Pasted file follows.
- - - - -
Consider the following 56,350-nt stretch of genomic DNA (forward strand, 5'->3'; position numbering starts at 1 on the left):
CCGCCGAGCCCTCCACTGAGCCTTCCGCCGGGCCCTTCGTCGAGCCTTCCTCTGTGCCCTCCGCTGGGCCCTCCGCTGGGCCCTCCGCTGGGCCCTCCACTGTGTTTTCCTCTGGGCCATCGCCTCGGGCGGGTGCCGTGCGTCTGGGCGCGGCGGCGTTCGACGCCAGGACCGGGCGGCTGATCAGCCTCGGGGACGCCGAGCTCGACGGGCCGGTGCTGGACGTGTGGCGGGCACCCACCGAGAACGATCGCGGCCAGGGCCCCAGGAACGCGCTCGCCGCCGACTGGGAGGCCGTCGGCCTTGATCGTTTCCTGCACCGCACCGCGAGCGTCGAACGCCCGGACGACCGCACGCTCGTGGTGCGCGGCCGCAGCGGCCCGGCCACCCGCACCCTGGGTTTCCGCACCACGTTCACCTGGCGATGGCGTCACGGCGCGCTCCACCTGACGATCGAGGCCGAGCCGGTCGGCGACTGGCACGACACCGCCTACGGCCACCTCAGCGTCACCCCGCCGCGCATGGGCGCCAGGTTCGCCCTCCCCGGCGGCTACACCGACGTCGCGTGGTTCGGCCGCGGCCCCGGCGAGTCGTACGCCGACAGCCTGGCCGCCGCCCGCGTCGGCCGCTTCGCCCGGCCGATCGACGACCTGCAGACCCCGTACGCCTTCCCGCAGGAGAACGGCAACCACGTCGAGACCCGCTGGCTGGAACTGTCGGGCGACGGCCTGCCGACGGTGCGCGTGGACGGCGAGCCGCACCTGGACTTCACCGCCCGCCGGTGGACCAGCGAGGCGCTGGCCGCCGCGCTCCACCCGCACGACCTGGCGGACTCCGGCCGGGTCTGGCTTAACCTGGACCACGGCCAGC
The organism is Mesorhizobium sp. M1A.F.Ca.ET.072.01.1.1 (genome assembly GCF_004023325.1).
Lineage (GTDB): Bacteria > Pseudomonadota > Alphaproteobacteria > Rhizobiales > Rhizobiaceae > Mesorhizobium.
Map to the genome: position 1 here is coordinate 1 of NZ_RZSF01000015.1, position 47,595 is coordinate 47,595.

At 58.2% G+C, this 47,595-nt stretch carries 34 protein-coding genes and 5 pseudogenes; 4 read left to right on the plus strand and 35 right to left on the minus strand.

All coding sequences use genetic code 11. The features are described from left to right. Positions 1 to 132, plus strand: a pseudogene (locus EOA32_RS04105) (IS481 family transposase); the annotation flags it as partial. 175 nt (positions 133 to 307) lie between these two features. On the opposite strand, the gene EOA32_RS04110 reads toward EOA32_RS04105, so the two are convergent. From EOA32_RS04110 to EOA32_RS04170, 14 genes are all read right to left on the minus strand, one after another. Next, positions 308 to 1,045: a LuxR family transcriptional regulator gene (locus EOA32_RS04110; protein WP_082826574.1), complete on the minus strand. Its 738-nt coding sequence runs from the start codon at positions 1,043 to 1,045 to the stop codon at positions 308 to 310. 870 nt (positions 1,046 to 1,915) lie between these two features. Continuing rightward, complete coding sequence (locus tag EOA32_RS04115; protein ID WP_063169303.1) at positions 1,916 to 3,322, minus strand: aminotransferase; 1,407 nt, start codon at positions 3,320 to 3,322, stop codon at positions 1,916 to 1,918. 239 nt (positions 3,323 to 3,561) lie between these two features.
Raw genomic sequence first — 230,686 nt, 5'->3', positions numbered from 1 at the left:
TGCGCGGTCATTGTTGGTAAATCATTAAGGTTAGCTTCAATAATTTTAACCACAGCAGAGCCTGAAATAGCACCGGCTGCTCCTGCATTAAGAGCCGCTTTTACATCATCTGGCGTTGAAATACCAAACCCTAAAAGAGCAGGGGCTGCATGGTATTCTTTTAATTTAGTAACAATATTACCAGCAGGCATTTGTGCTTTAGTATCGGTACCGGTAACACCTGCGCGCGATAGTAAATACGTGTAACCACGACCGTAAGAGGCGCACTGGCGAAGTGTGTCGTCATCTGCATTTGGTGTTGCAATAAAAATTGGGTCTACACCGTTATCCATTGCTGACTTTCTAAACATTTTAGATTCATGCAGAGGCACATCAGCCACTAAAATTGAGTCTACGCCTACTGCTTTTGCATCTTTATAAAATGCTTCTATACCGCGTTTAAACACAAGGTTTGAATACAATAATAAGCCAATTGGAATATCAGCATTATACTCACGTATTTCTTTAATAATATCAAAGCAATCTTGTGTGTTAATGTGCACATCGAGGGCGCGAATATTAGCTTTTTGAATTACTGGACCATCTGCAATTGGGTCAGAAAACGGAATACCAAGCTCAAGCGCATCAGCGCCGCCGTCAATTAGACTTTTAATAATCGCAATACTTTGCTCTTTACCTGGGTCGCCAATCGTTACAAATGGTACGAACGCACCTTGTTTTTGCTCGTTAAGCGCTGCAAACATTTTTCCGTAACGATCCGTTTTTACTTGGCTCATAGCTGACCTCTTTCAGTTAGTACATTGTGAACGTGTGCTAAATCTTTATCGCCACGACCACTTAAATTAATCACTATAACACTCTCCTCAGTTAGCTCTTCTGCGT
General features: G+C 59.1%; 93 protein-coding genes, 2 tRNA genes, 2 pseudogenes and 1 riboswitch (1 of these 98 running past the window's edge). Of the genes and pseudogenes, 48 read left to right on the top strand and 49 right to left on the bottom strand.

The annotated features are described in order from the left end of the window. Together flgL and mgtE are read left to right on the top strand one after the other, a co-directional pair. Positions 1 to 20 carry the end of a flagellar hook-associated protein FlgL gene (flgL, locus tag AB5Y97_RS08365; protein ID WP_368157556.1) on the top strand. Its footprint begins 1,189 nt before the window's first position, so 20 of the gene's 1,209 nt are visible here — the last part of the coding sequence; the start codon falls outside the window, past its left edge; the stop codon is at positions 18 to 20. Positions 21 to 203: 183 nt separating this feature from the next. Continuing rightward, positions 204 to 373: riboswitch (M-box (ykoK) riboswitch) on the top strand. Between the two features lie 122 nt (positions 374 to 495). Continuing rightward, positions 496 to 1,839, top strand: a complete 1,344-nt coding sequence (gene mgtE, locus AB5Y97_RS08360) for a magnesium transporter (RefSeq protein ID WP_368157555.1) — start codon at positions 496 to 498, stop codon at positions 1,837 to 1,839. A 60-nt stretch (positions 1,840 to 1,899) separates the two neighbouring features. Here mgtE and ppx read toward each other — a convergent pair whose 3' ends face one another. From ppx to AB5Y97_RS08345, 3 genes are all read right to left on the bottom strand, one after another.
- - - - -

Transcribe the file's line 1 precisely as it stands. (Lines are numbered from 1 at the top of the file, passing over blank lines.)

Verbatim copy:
Consider the following 56,350-nt stretch of genomic DNA (forward strand, 5'->3'; position numbering starts at 1 on the left):